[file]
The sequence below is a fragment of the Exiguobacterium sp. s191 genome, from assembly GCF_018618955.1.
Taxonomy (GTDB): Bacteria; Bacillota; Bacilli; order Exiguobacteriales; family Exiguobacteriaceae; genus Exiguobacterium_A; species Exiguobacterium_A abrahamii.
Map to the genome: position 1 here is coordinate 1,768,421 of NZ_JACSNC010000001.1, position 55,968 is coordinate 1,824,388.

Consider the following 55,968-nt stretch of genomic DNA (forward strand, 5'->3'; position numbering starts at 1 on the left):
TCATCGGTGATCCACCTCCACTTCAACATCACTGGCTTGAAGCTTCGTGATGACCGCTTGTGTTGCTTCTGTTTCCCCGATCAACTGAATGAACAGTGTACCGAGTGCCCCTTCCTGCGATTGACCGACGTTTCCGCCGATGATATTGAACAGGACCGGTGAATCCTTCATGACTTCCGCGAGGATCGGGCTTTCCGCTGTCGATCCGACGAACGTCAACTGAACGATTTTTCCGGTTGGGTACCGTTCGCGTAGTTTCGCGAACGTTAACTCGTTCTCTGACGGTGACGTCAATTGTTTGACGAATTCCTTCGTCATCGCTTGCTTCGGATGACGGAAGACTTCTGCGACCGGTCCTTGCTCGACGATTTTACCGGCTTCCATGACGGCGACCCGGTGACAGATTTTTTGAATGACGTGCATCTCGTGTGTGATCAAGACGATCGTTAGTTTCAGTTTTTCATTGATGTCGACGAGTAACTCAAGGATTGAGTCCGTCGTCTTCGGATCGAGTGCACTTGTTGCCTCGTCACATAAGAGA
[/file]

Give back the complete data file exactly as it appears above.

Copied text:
The sequence below is a fragment of the Exiguobacterium sp. s191 genome, from assembly GCF_018618955.1.
Taxonomy (GTDB): Bacteria; Bacillota; Bacilli; order Exiguobacteriales; family Exiguobacteriaceae; genus Exiguobacterium_A; species Exiguobacterium_A abrahamii.
Map to the genome: position 1 here is coordinate 1,768,421 of NZ_JACSNC010000001.1, position 55,968 is coordinate 1,824,388.

Consider the following 55,968-nt stretch of genomic DNA (forward strand, 5'->3'; position numbering starts at 1 on the left):
TCATCGGTGATCCACCTCCACTTCAACATCACTGGCTTGAAGCTTCGTGATGACCGCTTGTGTTGCTTCTGTTTCCCCGATCAACTGAATGAACAGTGTACCGAGTGCCCCTTCCTGCGATTGACCGACGTTTCCGCCGATGATATTGAACAGGACCGGTGAATCCTTCATGACTTCCGCGAGGATCGGGCTTTCCGCTGTCGATCCGACGAACGTCAACTGAACGATTTTTCCGGTTGGGTACCGTTCGCGTAGTTTCGCGAACGTTAACTCGTTCTCTGACGGTGACGTCAATTGTTTGACGAATTCCTTCGTCATCGCTTGCTTCGGATGACGGAAGACTTCTGCGACCGGTCCTTGCTCGACGATTTTACCGGCTTCCATGACGGCGACCCGGTGACAGATTTTTTGAATGACGTGCATCTCGTGTGTGATCAAGACGATCGTTAGTTTCAGTTTTTCATTGATGTCGACGAGTAACTCAAGGATTGAGTCCGTCGTCTTCGGATCGAGTGCACTTGTTGCCTCGTCACATAAGAGA